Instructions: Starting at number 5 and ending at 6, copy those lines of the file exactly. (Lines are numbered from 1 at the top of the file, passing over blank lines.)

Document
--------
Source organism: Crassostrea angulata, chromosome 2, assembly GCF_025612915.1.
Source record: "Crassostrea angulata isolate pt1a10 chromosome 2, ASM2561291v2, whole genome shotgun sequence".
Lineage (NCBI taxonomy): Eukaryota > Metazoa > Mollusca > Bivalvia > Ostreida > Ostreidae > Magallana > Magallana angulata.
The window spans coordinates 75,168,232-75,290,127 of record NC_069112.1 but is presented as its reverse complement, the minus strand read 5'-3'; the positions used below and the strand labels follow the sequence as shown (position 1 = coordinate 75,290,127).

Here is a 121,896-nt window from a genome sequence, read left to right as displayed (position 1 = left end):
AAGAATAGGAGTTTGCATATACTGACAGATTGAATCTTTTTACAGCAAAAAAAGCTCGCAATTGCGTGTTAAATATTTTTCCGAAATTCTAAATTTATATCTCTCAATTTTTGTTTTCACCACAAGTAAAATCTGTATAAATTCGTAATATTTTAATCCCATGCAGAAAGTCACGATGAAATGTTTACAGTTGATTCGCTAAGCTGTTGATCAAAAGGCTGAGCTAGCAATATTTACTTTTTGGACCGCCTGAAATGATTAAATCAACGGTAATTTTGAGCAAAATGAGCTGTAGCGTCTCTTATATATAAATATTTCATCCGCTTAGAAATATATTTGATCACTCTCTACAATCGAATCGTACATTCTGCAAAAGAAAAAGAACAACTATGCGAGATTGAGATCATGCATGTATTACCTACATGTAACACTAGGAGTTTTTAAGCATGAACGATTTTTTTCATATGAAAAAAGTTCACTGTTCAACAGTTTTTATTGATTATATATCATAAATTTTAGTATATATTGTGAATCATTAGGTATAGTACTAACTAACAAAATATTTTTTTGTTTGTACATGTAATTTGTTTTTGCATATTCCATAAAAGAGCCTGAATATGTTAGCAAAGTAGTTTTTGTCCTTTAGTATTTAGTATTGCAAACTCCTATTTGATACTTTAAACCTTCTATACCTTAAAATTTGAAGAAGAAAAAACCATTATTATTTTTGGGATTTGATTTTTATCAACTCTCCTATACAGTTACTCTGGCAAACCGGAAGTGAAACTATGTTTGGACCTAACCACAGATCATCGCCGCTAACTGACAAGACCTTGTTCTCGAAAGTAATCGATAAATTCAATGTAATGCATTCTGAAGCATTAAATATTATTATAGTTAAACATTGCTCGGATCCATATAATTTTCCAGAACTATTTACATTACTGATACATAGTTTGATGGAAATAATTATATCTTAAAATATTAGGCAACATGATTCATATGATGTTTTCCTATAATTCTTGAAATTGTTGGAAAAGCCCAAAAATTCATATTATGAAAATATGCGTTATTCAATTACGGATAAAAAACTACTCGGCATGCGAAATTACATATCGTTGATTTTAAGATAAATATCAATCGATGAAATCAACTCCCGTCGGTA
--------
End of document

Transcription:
Here is a 121,896-nt window from a genome sequence, read left to right as displayed (position 1 = left end):
AAGAATAGGAGTTTGCATATACTGACAGATTGAATCTTTTTACAGCAAAAAAAGCTCGCAATTGCGTGTTAAATATTTTTCCGAAATTCTAAATTTATATCTCTCAATTTTTGTTTTCACCACAAGTAAAATCTGTATAAATTCGTAATATTTTAATCCCATGCAGAAAGTCACGATGAAATGTTTACAGTTGATTCGCTAAGCTGTTGATCAAAAGGCTGAGCTAGCAATATTTACTTTTTGGACCGCCTGAAATGATTAAATCAACGGTAATTTTGAGCAAAATGAGCTGTAGCGTCTCTTATATATAAATATTTCATCCGCTTAGAAATATATTTGATCACTCTCTACAATCGAATCGTACATTCTGCAAAAGAAAAAGAACAACTATGCGAGATTGAGATCATGCATGTATTACCTACATGTAACACTAGGAGTTTTTAAGCATGAACGATTTTTTTCATATGAAAAAAGTTCACTGTTCAACAGTTTTTATTGATTATATATCATAAATTTTAGTATATATTGTGAATCATTAGGTATAGTACTAACTAACAAAATATTTTTTTGTTTGTACATGTAATTTGTTTTTGCATATTCCATAAAAGAGCCTGAATATGTTAGCAAAGTAGTTTTTGTCCTTTAGTATTTAGTATTGCAAACTCCTATTTGATACTTTAAACCTTCTATACCTTAAAATTTGAAGAAGAAAAAACCATTATTATTTTTGGGATTTGATTTTTATCAACTCTCCTATACAGTTACTCTGGCAAACCGGAAGTGAAACTATGTTTGGACCTAACCACAGATCATCGCCGCTAACTGACAAGACCTTGTTCTCGAAAGTAATCGATAAATTCAATGTAATGCATTCTGAAGCATTAAATATTATTATAGTTAAACATTGCTCGGATCCATATAATTTTCCAGAACTATTTACATTACTGATACATAGTTTGATGGAAATAATTATATCTTAAAATATTAGGCAACATGATTCATATGATGTTTTCCTATAATTCTTGAAATTGTTGGAAAAGCCCAAAAATTCATATTATGAAAATATGCGTTATTCAATTACGGATAAAAAACTACTCGGCATGCGAAATTACATATCGTTGATTTTAAGATAAATATCAATCGATGAAATCAACTCCCGTCGGTA